Andronici said she is confident that the Penn State community will rally around the victims and protect them.

“The people we are speaking to are at all stages of dealing with this,” Andronici said. “Some of them have expressed some amount of relief, and others are in extreme distress.”

Experts say the silver lining of the Sandusky case is that it has brought the issue of sexual predation to the fore and appears to be bringing some victims out of hiding.

In Syracuse, for example, two former ballboys came forward after Sandusky’s arrest to accuse a coach of molesting them decades ago, and a third person reported that the same coach abused him in 2002. According to school officials, Syracuse investigated some of the allegations in 2005 but could not corroborate them at the time.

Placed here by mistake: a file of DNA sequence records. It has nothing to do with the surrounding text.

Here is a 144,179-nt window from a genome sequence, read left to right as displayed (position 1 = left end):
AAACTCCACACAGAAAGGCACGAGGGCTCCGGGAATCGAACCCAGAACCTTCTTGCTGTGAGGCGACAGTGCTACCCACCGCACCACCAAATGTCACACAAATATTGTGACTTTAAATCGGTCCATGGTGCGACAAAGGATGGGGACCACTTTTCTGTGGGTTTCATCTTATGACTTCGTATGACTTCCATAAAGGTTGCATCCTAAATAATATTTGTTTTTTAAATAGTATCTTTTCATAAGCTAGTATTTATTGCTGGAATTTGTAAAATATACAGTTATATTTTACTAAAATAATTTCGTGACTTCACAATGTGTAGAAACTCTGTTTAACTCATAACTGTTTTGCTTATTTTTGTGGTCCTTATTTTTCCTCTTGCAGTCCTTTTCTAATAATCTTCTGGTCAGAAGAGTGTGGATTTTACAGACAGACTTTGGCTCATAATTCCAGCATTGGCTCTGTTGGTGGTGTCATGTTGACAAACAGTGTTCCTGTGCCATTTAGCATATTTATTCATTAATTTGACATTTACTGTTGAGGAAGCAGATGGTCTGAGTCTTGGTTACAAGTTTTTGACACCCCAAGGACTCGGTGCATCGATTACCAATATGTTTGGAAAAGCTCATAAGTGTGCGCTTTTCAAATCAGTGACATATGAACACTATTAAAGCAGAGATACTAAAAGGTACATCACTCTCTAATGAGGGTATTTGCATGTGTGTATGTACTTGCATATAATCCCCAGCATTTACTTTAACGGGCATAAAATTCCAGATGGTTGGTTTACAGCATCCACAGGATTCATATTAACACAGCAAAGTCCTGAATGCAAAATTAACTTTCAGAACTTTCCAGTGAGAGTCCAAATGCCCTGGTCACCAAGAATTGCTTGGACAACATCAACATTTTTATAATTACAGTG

And in Manassas, a man in his late 20s reported two weeks ago that he was abused as an elementary school student in the 1990s. Police jumped on the case and arrested the suspect within days. Authorities say they think there might be numerous victims in that case.

“But for this Penn State thing, we probably wouldn’t have known about this,” said Prince William County Commonwealth’s Attorney Paul B. Ebert. “All these guys use their position of authority to try to target vulnerable people.”

Staff writers T. Rees Shapiro in State College, Pa., and staff writer Mary Pat Flaherty and staff researchers Julie Tate and Madonna Lebling in Washington contributed to this report.